The five mediators sat along the wall of the bright blue room, sweat beading in the stagnant Liberian heat as the office manager, Rockson, recalled a recent case:
A 16 year-old girl was accused of witchcraft by her community for exhibiting “unusual behavior”, not unheard of in Liberia where belief in the supernatural is widespread. The girl was subsequently ostracized by her community, prohibited from attending school and church. The situation escalated when her parents were given notice to leave their house as a means to remove the girl from the community altogether. Her family refused; they had no relatives outside the community to turn to and no money to relocate. A heated stand-off ensued.
Mediators from the Citizens Justice Bureau were called in. Two mediators interviewed the girl, determining that the girl was healthy and normal, but possessed a strong, independent spirit that community elders had interpreted as witchcraft. They understood that the community needed to be convinced of her ability to integrate by an external, culturally legitimate intervention; one force in Liberian society up to such a task is the church. The mediators negotiated for the girl to stay at a church for a period of three months, during which time the community would “pray away bad spirits.” This solution actively involved all parties in a compromise that ultimately facilitated the peaceful reintegration of the girl with her home community.
Such community mediation services are in high demand in a country with a notoriously corrupt judicial system and high tensions after 14 years of bloody civil war. Liberians’ fear of a return to conflict has spiked in recent weeks with the official withdrawal on June 30th of UNMIL, the United Nations peacekeeping operation that was charged with stabilizing Liberia for the past 13 years. In light of this insecurity, a criminal justice practitioner noted, “The Citizens Bureau is on the right path and is necessary in the wake of UNMIL drawdown from Liberia.”
John Kamma, the soft-spoken, optimistic founder of the Citizens Bureau has been a police officer in Liberia since 2005. In efforts to improve access to justice services, he launched the Citizens Bureau in 2009. With the support of the Accountability Lab, the Bureau has expanded to three offices in Liberia that support 13 trained mediators who together have resolved over 150 disputes since 2014. The mediators focus on mediating misdemeanors and family conflicts – ranging from unpaid loans to domestic violence – before the conflicts can escalate through retaliation or police involvement.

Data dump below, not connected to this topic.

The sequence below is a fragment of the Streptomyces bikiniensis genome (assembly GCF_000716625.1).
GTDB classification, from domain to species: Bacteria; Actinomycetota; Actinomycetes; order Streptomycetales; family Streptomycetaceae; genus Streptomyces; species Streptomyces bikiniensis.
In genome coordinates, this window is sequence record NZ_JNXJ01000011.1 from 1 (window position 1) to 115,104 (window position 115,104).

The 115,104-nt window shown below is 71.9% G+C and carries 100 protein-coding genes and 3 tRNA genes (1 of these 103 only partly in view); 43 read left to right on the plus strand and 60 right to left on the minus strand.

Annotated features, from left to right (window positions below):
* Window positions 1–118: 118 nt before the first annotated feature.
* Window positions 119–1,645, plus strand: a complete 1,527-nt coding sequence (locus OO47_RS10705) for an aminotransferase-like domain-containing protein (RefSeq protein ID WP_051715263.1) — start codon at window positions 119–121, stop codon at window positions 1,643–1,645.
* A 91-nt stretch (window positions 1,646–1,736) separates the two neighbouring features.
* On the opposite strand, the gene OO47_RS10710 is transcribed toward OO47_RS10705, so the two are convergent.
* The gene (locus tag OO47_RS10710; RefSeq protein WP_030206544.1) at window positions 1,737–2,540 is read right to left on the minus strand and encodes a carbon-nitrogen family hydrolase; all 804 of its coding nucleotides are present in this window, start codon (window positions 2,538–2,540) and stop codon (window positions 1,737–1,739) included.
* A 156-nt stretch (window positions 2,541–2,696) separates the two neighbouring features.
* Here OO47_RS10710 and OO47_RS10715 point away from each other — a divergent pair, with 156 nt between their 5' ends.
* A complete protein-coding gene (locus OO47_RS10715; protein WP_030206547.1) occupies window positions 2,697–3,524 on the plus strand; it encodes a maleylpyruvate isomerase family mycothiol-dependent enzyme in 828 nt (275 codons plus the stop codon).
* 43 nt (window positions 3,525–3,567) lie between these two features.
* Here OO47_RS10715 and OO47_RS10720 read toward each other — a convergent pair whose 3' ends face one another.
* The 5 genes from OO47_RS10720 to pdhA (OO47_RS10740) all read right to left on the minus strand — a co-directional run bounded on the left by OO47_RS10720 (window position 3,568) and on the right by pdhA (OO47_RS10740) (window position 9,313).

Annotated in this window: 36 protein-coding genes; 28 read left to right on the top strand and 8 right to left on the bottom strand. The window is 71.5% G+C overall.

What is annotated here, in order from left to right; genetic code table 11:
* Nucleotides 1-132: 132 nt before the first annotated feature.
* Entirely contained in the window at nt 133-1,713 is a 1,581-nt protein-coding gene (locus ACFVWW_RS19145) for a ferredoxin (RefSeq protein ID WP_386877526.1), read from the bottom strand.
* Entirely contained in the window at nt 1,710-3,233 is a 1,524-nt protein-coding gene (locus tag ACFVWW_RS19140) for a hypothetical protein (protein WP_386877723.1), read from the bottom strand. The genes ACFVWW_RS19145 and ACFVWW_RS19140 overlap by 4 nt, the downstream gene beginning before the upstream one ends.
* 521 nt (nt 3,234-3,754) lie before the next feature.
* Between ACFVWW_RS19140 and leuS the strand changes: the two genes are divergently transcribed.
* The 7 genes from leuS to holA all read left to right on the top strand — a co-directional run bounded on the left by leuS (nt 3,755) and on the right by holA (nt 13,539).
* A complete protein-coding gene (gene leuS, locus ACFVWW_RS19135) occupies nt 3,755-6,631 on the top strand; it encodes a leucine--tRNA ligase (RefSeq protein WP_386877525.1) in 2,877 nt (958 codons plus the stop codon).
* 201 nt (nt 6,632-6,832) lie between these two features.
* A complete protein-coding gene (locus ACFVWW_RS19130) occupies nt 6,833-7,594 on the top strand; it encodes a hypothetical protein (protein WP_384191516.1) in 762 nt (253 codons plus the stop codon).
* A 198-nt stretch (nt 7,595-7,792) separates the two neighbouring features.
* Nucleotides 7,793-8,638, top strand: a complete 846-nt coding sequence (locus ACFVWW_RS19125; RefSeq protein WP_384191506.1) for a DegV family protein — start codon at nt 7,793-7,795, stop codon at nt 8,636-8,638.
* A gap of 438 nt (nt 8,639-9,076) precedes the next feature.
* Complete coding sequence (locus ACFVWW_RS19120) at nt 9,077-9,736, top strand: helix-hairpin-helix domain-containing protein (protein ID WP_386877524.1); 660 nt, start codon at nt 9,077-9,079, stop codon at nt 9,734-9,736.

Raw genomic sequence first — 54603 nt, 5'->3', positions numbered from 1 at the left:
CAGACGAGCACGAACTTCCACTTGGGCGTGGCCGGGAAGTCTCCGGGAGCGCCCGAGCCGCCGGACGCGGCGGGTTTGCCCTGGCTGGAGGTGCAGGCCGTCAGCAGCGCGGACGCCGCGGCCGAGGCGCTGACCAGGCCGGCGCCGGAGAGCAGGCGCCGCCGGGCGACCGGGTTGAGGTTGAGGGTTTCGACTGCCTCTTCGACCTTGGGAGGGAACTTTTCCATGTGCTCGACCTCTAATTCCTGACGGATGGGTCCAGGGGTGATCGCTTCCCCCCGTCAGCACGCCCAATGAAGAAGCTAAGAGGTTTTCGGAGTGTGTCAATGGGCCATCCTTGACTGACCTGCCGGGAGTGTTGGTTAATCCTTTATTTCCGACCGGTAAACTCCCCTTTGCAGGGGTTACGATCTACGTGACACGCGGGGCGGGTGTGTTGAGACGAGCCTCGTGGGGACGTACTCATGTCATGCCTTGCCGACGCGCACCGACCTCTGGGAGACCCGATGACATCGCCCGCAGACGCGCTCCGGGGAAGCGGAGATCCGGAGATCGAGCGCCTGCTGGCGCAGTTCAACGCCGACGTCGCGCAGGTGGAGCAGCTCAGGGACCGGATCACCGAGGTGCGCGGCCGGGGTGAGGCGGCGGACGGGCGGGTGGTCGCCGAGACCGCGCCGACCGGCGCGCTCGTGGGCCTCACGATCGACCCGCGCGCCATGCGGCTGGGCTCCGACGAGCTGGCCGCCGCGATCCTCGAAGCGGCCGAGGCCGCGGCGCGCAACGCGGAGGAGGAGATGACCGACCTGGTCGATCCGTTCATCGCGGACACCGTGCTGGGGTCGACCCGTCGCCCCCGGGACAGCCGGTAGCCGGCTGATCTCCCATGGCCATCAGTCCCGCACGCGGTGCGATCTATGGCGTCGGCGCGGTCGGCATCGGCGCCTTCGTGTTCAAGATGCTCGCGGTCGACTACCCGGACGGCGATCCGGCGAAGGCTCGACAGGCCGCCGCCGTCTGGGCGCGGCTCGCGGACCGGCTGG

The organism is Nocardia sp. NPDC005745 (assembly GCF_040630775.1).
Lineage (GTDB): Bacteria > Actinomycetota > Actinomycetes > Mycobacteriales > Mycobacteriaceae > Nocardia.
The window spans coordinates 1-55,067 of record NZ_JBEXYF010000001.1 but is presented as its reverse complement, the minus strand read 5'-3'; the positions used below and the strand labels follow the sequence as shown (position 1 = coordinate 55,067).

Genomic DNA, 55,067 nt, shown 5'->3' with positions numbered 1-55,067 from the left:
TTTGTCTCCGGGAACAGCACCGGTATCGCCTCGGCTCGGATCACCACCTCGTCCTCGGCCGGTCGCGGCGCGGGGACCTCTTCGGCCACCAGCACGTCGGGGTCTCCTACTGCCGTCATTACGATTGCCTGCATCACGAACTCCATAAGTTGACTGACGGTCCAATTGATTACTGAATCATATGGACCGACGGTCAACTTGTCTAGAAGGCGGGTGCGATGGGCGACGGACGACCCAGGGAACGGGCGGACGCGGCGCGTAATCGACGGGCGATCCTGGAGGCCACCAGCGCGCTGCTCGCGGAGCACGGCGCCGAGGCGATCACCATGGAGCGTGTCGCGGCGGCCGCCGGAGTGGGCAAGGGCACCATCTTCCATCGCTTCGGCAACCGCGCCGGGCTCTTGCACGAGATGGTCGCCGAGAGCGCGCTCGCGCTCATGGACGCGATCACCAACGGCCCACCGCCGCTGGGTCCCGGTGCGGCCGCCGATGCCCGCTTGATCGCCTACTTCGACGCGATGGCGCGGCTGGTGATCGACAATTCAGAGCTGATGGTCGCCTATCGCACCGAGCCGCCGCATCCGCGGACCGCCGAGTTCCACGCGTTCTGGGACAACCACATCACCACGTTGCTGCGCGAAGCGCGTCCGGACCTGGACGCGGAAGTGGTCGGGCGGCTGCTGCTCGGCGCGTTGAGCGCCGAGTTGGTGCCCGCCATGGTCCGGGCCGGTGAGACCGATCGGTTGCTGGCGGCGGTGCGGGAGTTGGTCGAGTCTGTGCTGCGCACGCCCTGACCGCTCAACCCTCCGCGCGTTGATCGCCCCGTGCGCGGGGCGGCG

The lack of affordability, accountability, and timeliness of the formal justice system discourages many citizens. It is unfortunately a common saying in Liberia, that “no money means no justice” when seeking redress through the formal system. In the shantytowns around Monrovia, this problem is particularly acute because citizens do not have the means to pay police and courts.
Police require citizens pay them for transportation, documentation fees, and bribes for considering the case, on average demanding $15 USD. Court fees add an additional $114 USD on average, including legal writ fees, lawyer fees, bond and transportation. This sum is often the difference between rent for a year and receiving attention for an injustice. Trust in police is further degraded by displays of force and arbitrary abuses of power by security and justice sector officials. For example, officials frequently fail to acquaint citizens with their rights under the Miranda law at the time of an arrest.
On a recent Saturday, Mr. Kamma toured the densely populated squatter settlement known as the Glass Factory community, informing residents that his mediators were at their disposal. The community’s reception was warm and the most popular aspect of Mr. Kamma’s services was universal – a free alternative to the police. For citizens of communities like Glass Factory, police and court fees are impossible to pay, driving many to pay smaller bribes for release from police custody and to resolve conflicts informally at home.
Nelson, one of the Bureau’s mediators, explained that “if you and I go before a court, and I have more money, I win and you’ll be sitting in prison tomorrow. If you come to a mediator, we don’t want a penny.”
The Citizens Bureau is committed to providing free mediation services in high density, low-income informal settlements. In efforts to increase the accessibility of justice services, the door to the one room Bureau in Logantown is kept open seven days a week for community members to walk in. Increasingly, the mediators receive calls referring cases from citizens and community chairpersons, as mobile devices proliferate in many of the poorest communities of Liberia. Mr. Kamma’s normally soft-spoken demeanor shifts and becomes animated as he describes the importance of this work: “when this office is closed [the community] feels disenfranchised. This is their only alternative, their only way to justice.”
This is the first of a two-part blog series on the Community Justice Teams in Logantown, Liberia – stay tuned for more tomorrow!